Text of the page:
Eswatini is located in Southern Africa, bordering South Africa and Mozambique, east of the Drakensberg Mountains and south of Kruger National Park. The second smallest country in Africa, Eswatini is roughly the size of Rheinland-Pfalz with just over one million inhabitants. Only 30% of the population lives in the cities: The climate is subtropical and the time zone CET +1 hour.

Official Name: Umbuso weSwatini

Country name: Kingdom of Eswatini (Kingdom of Eswatini)

Type of state: Absolute monarchy

Head of state: King Mswati III. (since 25.04.1986)

Capital: Mbabane

Largest city: Manzini – 100,000 inhabitants

Airport: King Mswati III International Airport Sikhupe

Official language: SiSwati – Swazi -, English

Population: about 1.3 million

Currency: Emalangeni, South African Rand

Religions: 70 percent Christian-oriented African religions; 25 percent Protestants and Catholics, also: Muslims, Bah'ha'i and Methodists

Life expectancy: 59.40 years (World Bank 2018)

Until 2014, Eswatini was one of the countries with the highest HIV/AIDS rate “Acquired Immunodeficiency Syndrome" – “Acquired Immunodeficiency Syndrome" of 42.9% worldwide. A positive trend has been observed since the last 3 years. According to a 2018 study, the rate is 27.2%. Due to intensive education of the population, especially the sexually active children and adolescents and regular distribution of free antiretroviral drugs, in short: ART by the government, the latest statistics of the Ministry of Health – Ministry of Health and the National HIV/AIDS Case Survey Unit show the rate of 26.1% (as of Feb. 2016). However, what is still visibly evident, HIV/AIDS is milling the middle, working generation out of society. Left behind are the elderly and children with high socialization vulnerability.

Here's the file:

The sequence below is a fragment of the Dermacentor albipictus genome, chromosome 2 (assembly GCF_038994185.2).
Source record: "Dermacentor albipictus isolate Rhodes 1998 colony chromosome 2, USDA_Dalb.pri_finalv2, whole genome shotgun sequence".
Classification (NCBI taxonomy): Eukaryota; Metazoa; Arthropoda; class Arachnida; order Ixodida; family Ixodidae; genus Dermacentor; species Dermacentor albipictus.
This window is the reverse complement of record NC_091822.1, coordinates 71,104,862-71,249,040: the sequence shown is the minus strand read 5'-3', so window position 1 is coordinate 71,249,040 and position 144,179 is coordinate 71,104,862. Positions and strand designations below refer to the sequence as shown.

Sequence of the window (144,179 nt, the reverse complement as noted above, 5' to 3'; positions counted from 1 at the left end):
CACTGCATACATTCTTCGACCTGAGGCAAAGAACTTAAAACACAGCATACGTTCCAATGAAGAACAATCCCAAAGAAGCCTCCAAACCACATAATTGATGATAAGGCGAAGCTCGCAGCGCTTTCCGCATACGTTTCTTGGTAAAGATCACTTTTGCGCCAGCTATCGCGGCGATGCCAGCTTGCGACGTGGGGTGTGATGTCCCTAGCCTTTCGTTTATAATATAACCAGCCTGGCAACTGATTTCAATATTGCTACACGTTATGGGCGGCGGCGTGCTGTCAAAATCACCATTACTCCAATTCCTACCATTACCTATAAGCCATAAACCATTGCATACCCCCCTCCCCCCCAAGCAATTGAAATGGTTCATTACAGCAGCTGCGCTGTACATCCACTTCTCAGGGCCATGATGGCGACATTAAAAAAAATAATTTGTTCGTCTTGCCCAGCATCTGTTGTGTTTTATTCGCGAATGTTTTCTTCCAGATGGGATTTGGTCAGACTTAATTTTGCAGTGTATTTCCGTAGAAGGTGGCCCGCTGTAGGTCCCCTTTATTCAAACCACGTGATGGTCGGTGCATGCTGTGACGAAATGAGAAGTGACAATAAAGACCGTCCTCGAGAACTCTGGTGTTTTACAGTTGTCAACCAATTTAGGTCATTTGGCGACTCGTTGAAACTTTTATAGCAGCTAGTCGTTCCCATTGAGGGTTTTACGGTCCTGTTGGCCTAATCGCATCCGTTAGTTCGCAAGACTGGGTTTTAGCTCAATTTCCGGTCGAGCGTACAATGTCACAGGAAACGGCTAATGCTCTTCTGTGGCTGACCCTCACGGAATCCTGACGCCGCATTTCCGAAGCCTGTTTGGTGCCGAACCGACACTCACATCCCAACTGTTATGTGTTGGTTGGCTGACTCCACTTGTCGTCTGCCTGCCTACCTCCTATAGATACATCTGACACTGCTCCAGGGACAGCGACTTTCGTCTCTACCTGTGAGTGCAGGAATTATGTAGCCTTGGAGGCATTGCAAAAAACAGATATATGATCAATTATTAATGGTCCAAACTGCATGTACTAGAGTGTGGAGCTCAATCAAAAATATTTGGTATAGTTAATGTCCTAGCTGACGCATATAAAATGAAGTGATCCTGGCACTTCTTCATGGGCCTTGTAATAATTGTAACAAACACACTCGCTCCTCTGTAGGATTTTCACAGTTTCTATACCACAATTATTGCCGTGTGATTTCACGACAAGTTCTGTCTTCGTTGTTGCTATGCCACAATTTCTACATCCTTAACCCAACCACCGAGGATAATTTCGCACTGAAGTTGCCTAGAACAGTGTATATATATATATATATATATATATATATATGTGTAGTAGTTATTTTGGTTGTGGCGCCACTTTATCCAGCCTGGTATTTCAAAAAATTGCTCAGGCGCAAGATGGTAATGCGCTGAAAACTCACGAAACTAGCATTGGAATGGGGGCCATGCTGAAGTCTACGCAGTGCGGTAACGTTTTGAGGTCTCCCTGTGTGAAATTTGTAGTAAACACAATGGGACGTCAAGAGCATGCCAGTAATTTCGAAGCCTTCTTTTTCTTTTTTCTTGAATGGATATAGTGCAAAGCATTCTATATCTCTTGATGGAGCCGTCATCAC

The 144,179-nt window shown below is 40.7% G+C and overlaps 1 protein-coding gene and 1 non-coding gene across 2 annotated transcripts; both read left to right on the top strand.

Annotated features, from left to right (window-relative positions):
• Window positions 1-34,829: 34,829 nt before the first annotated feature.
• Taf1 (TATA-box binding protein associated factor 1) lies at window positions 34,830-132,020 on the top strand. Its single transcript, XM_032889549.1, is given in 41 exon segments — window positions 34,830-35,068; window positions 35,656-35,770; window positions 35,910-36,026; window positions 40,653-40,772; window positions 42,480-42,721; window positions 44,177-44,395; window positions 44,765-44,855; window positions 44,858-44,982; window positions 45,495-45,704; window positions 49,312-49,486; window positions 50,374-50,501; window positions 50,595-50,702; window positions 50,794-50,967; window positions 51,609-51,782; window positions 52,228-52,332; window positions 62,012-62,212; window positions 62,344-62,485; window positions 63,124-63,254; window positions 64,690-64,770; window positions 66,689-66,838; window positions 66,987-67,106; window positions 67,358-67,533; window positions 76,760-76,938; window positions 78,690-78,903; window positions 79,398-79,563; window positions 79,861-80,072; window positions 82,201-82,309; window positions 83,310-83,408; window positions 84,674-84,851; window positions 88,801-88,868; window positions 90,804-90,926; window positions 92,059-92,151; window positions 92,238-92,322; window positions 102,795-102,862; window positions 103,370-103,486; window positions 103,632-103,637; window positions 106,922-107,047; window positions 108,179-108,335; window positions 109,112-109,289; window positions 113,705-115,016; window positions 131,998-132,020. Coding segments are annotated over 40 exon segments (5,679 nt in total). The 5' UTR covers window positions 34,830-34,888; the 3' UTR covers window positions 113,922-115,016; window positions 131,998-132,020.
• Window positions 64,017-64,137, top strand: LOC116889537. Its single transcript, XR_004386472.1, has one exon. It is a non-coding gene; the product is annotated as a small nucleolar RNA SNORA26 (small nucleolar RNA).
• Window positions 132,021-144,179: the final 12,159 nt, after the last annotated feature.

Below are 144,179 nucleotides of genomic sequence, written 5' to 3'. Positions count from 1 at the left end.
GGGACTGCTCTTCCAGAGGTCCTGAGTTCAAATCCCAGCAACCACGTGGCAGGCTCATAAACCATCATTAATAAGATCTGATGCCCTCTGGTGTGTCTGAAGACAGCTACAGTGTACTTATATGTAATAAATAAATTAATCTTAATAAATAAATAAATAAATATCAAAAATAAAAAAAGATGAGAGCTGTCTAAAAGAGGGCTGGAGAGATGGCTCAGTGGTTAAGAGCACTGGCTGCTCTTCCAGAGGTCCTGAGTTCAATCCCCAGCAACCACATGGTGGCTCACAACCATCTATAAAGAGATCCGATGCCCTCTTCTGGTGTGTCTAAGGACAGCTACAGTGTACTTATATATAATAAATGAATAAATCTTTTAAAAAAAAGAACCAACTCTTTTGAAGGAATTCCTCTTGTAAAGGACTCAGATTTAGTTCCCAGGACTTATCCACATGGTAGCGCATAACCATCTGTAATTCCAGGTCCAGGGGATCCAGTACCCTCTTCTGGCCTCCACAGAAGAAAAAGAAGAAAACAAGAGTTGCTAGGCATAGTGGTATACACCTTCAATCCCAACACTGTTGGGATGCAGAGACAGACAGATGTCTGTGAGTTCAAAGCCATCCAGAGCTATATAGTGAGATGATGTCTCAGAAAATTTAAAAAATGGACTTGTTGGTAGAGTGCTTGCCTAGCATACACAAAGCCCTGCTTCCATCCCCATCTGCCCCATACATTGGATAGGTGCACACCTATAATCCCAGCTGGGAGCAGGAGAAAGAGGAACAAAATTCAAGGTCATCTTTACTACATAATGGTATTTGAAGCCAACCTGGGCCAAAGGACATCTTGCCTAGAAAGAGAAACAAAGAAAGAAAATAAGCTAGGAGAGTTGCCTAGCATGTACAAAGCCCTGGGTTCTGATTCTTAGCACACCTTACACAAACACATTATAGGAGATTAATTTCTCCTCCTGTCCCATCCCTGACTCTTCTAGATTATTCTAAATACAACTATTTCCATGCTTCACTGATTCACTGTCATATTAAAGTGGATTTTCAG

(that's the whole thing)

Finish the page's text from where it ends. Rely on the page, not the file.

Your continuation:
While Mswati III lives lavishly as the absolute monarch in the Kingdom of Eswatini, much of the population still lives in absolute poverty. In the widely separated villages/homesteads in southern Eswatini, there is neither sufficient food nor clean drinking water.

Many children could not go to school in the past because they could not afford the costs for school fees, school uniforms, school materials and transportation. However, a positive development can be seen in the education system. The school fees for elementary school from grades 1 to 7, which were incurred up to now, no longer have to be paid to the schools by the parents. This means that so-called AIDS orphans will also be able to attend school. School fees must still be paid for secondary schools. However, for AIDS orphans registered with the government, the country will cover the cost of school attendance.

An entire generation is missing its parents. According to current figures, more than 120,000 children, or about ten percent of the population, are orphans who have lost one or both parents to AIDS. The consequences for the children are devastating. Traditionally, children are taken in and cared for by the extended family. However, the situation continues to show that girls in particular are at risk. Many see no other way out than prostitution.

The problem of child poverty and child labor exists throughout the country for various social, cultural and political reasons, as the working generation dies off due to the pandemic of HIV/AIDS. Old people and children are left behind. As a result, grandmothers care for up to 8-12 children of their own deceased children. We also encounter many so-called “children's households" in which the oldest child, mostly girls, has to take care of the younger siblings. They get most of their food from the World Food Program (WFP). Often the same food is cooked every day: Beans with maize porridge.

MEDEA and our local partner organization CARITAS Eswatini, based in Manzini, work closely together. This way, the project " Helping people to help themselves" can be guaranteed in the long term.